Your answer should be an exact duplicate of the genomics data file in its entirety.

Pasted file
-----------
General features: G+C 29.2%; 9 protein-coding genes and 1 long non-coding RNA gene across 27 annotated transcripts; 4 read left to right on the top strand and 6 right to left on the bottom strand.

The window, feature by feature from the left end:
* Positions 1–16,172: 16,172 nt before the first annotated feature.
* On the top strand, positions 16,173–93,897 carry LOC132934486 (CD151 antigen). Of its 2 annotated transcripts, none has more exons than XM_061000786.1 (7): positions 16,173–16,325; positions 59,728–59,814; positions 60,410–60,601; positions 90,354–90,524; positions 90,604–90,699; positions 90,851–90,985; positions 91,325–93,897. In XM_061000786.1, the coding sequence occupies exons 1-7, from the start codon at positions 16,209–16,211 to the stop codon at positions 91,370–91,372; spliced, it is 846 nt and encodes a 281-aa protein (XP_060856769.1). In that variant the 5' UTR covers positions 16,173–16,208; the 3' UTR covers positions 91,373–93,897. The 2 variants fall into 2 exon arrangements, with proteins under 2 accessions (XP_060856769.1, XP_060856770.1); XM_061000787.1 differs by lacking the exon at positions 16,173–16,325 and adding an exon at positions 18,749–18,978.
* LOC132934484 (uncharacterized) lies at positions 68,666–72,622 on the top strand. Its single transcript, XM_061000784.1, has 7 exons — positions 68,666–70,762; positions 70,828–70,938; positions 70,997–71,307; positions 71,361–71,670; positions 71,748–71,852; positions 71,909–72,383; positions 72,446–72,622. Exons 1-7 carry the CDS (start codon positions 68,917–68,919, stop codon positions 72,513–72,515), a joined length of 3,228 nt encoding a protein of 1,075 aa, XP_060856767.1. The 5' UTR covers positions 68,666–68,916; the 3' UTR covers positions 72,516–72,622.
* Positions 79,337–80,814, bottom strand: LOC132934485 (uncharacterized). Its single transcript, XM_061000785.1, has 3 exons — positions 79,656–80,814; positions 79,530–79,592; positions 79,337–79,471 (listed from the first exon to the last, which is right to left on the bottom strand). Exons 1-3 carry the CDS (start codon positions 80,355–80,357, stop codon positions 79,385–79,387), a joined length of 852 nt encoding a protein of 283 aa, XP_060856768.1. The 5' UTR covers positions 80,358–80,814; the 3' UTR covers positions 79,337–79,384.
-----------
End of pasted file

General features: G+C 29.2%; 9 protein-coding genes and 1 long non-coding RNA gene across 27 annotated transcripts; 4 read left to right on the top strand and 6 right to left on the bottom strand.

The window, feature by feature from the left end:
* Positions 1–16,172: 16,172 nt before the first annotated feature.
* On the top strand, positions 16,173–93,897 carry LOC132934486 (CD151 antigen). Of its 2 annotated transcripts, none has more exons than XM_061000786.1 (7): positions 16,173–16,325; positions 59,728–59,814; positions 60,410–60,601; positions 90,354–90,524; positions 90,604–90,699; positions 90,851–90,985; positions 91,325–93,897. In XM_061000786.1, the coding sequence occupies exons 1-7, from the start codon at positions 16,209–16,211 to the stop codon at positions 91,370–91,372; spliced, it is 846 nt and encodes a 281-aa protein (XP_060856769.1). In that variant the 5' UTR covers positions 16,173–16,208; the 3' UTR covers positions 91,373–93,897. The 2 variants fall into 2 exon arrangements, with proteins under 2 accessions (XP_060856769.1, XP_060856770.1); XM_061000787.1 differs by lacking the exon at positions 16,173–16,325 and adding an exon at positions 18,749–18,978.
* LOC132934484 (uncharacterized) lies at positions 68,666–72,622 on the top strand. Its single transcript, XM_061000784.1, has 7 exons — positions 68,666–70,762; positions 70,828–70,938; positions 70,997–71,307; positions 71,361–71,670; positions 71,748–71,852; positions 71,909–72,383; positions 72,446–72,622. Exons 1-7 carry the CDS (start codon positions 68,917–68,919, stop codon positions 72,513–72,515), a joined length of 3,228 nt encoding a protein of 1,075 aa, XP_060856767.1. The 5' UTR covers positions 68,666–68,916; the 3' UTR covers positions 72,516–72,622.
* Positions 79,337–80,814, bottom strand: LOC132934485 (uncharacterized). Its single transcript, XM_061000785.1, has 3 exons — positions 79,656–80,814; positions 79,530–79,592; positions 79,337–79,471 (listed from the first exon to the last, which is right to left on the bottom strand). Exons 1-3 carry the CDS (start codon positions 80,355–80,357, stop codon positions 79,385–79,387), a joined length of 852 nt encoding a protein of 283 aa, XP_060856768.1. The 5' UTR covers positions 80,358–80,814; the 3' UTR covers positions 79,337–79,384.